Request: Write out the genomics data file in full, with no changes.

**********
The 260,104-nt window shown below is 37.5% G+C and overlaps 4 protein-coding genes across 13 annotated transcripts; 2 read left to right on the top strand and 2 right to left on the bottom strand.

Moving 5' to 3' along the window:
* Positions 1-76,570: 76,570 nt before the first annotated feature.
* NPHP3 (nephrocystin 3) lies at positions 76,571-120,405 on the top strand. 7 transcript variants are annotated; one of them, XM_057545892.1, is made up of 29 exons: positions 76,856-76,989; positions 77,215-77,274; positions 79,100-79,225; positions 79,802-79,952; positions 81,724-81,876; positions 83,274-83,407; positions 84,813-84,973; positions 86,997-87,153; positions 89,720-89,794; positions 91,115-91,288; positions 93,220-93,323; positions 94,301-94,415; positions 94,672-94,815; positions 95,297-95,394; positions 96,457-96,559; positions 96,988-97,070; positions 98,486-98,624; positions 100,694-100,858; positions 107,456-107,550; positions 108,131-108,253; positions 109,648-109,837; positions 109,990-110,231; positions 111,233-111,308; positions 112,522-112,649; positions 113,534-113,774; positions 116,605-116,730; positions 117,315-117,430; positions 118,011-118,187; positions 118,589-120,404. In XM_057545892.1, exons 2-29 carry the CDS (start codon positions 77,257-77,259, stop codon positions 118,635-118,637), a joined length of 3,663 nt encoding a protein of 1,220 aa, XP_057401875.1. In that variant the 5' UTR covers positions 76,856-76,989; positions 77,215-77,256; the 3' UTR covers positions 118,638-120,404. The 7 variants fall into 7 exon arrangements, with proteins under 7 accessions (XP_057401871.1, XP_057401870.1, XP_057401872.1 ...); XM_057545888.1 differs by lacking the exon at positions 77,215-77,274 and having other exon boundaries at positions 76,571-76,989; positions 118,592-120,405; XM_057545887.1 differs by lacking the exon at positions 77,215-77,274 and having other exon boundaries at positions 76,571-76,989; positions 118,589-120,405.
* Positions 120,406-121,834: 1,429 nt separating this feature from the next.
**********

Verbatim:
The 260,104-nt window shown below is 37.5% G+C and overlaps 4 protein-coding genes across 13 annotated transcripts; 2 read left to right on the top strand and 2 right to left on the bottom strand.

Moving 5' to 3' along the window:
* Positions 1-76,570: 76,570 nt before the first annotated feature.
* NPHP3 (nephrocystin 3) lies at positions 76,571-120,405 on the top strand. 7 transcript variants are annotated; one of them, XM_057545892.1, is made up of 29 exons: positions 76,856-76,989; positions 77,215-77,274; positions 79,100-79,225; positions 79,802-79,952; positions 81,724-81,876; positions 83,274-83,407; positions 84,813-84,973; positions 86,997-87,153; positions 89,720-89,794; positions 91,115-91,288; positions 93,220-93,323; positions 94,301-94,415; positions 94,672-94,815; positions 95,297-95,394; positions 96,457-96,559; positions 96,988-97,070; positions 98,486-98,624; positions 100,694-100,858; positions 107,456-107,550; positions 108,131-108,253; positions 109,648-109,837; positions 109,990-110,231; positions 111,233-111,308; positions 112,522-112,649; positions 113,534-113,774; positions 116,605-116,730; positions 117,315-117,430; positions 118,011-118,187; positions 118,589-120,404. In XM_057545892.1, exons 2-29 carry the CDS (start codon positions 77,257-77,259, stop codon positions 118,635-118,637), a joined length of 3,663 nt encoding a protein of 1,220 aa, XP_057401875.1. In that variant the 5' UTR covers positions 76,856-76,989; positions 77,215-77,256; the 3' UTR covers positions 118,638-120,404. The 7 variants fall into 7 exon arrangements, with proteins under 7 accessions (XP_057401871.1, XP_057401870.1, XP_057401872.1 ...); XM_057545888.1 differs by lacking the exon at positions 77,215-77,274 and having other exon boundaries at positions 76,571-76,989; positions 118,592-120,405; XM_057545887.1 differs by lacking the exon at positions 77,215-77,274 and having other exon boundaries at positions 76,571-76,989; positions 118,589-120,405.
* Positions 120,406-121,834: 1,429 nt separating this feature from the next.